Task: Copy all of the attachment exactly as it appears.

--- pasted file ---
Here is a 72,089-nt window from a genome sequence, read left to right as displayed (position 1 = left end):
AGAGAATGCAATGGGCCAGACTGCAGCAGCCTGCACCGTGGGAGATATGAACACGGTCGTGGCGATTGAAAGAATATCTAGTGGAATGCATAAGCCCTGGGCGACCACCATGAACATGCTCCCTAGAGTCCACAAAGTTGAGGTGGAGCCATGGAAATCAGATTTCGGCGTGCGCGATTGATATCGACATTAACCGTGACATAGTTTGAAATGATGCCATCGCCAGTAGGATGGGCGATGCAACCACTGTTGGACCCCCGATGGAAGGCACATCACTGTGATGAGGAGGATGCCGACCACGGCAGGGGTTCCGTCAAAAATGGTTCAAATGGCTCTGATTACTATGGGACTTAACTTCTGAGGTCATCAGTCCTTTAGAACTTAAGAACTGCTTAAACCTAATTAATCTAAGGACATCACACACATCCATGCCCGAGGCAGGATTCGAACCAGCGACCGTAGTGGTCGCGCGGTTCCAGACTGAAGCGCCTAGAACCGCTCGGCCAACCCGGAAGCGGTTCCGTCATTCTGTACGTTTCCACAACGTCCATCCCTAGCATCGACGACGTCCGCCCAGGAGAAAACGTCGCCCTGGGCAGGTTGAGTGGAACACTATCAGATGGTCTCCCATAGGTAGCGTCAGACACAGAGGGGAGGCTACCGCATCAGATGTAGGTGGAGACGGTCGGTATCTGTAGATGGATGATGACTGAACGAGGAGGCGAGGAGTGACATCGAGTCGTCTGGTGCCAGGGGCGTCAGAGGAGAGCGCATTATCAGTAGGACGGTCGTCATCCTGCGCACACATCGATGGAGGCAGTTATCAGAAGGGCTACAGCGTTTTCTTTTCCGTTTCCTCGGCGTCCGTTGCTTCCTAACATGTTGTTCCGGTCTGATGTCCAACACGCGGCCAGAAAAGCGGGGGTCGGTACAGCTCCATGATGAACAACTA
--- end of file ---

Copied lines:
Here is a 72,089-nt window from a genome sequence, read left to right as displayed (position 1 = left end):
AGAGAATGCAATGGGCCAGACTGCAGCAGCCTGCACCGTGGGAGATATGAACACGGTCGTGGCGATTGAAAGAATATCTAGTGGAATGCATAAGCCCTGGGCGACCACCATGAACATGCTCCCTAGAGTCCACAAAGTTGAGGTGGAGCCATGGAAATCAGATTTCGGCGTGCGCGATTGATATCGACATTAACCGTGACATAGTTTGAAATGATGCCATCGCCAGTAGGATGGGCGATGCAACCACTGTTGGACCCCCGATGGAAGGCACATCACTGTGATGAGGAGGATGCCGACCACGGCAGGGGTTCCGTCAAAAATGGTTCAAATGGCTCTGATTACTATGGGACTTAACTTCTGAGGTCATCAGTCCTTTAGAACTTAAGAACTGCTTAAACCTAATTAATCTAAGGACATCACACACATCCATGCCCGAGGCAGGATTCGAACCAGCGACCGTAGTGGTCGCGCGGTTCCAGACTGAAGCGCCTAGAACCGCTCGGCCAACCCGGAAGCGGTTCCGTCATTCTGTACGTTTCCACAACGTCCATCCCTAGCATCGACGACGTCCGCCCAGGAGAAAACGTCGCCCTGGGCAGGTTGAGTGGAACACTATCAGATGGTCTCCCATAGGTAGCGTCAGACACAGAGGGGAGGCTACCGCATCAGATGTAGGTGGAGACGGTCGGTATCTGTAGATGGATGATGACTGAACGAGGAGGCGAGGAGTGACATCGAGTCGTCTGGTGCCAGGGGCGTCAGAGGAGAGCGCATTATCAGTAGGACGGTCGTCATCCTGCGCACACATCGATGGAGGCAGTTATCAGAAGGGCTACAGCGTTTTCTTTTCCGTTTCCTCGGCGTCCGTTGCTTCCTAACATGTTGTTCCGGTCTGATGTCCAACACGCGGCCAGAAAAGCGGGGGTCGGTACAGCTCCATGATGAACAACTA